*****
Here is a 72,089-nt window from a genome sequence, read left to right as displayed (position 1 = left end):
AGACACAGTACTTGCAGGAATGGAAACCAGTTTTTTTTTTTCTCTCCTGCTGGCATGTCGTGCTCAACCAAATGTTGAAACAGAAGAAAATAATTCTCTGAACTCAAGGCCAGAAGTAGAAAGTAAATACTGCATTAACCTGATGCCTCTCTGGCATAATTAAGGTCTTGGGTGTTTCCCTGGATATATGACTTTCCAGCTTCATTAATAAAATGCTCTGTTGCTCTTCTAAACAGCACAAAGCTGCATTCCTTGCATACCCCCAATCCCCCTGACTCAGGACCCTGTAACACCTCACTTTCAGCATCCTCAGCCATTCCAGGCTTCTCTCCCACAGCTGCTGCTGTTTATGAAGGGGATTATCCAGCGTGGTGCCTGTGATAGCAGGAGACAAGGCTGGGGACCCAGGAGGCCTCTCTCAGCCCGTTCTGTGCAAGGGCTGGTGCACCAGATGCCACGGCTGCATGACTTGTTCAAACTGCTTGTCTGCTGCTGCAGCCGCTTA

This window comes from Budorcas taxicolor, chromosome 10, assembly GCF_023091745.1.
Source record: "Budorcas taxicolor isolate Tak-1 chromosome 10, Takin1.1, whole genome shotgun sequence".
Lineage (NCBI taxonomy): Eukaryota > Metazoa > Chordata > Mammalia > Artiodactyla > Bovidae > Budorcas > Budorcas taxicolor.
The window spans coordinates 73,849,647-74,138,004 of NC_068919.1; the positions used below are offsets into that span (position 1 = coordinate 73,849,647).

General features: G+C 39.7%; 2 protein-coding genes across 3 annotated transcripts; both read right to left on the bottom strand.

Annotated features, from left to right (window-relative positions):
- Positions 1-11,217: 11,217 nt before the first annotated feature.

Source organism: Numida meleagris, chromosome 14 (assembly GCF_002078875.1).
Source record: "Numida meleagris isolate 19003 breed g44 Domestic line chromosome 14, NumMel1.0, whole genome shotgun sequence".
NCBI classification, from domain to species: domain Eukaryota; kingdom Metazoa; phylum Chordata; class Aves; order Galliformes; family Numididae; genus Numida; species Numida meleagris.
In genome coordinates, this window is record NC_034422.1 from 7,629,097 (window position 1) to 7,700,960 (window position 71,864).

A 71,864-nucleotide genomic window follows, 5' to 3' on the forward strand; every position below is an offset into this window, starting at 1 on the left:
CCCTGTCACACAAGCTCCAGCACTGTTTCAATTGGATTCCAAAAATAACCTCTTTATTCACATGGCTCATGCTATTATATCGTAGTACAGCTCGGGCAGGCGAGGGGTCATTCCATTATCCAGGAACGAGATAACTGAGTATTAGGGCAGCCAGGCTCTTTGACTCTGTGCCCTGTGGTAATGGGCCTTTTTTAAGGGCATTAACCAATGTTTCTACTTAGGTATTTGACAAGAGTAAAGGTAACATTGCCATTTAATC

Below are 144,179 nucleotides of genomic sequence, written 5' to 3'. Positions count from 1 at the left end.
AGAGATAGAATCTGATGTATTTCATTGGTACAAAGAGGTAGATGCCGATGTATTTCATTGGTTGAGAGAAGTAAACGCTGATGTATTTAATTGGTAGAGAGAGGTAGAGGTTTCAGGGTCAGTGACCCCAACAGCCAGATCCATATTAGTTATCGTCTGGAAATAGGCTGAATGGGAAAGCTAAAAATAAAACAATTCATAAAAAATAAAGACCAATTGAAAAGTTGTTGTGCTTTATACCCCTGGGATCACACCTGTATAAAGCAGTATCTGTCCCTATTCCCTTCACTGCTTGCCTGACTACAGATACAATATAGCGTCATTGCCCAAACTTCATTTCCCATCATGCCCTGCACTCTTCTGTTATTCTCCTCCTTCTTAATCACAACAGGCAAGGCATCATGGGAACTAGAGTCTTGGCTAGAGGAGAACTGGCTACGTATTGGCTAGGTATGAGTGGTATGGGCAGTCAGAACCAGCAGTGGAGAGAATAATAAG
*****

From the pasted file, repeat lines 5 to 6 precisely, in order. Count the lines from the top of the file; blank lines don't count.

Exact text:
Lineage (NCBI taxonomy): Eukaryota > Metazoa > Chordata > Mammalia > Artiodactyla > Bovidae > Budorcas > Budorcas taxicolor.
The window spans coordinates 73,849,647-74,138,004 of NC_068919.1; the positions used below are offsets into that span (position 1 = coordinate 73,849,647).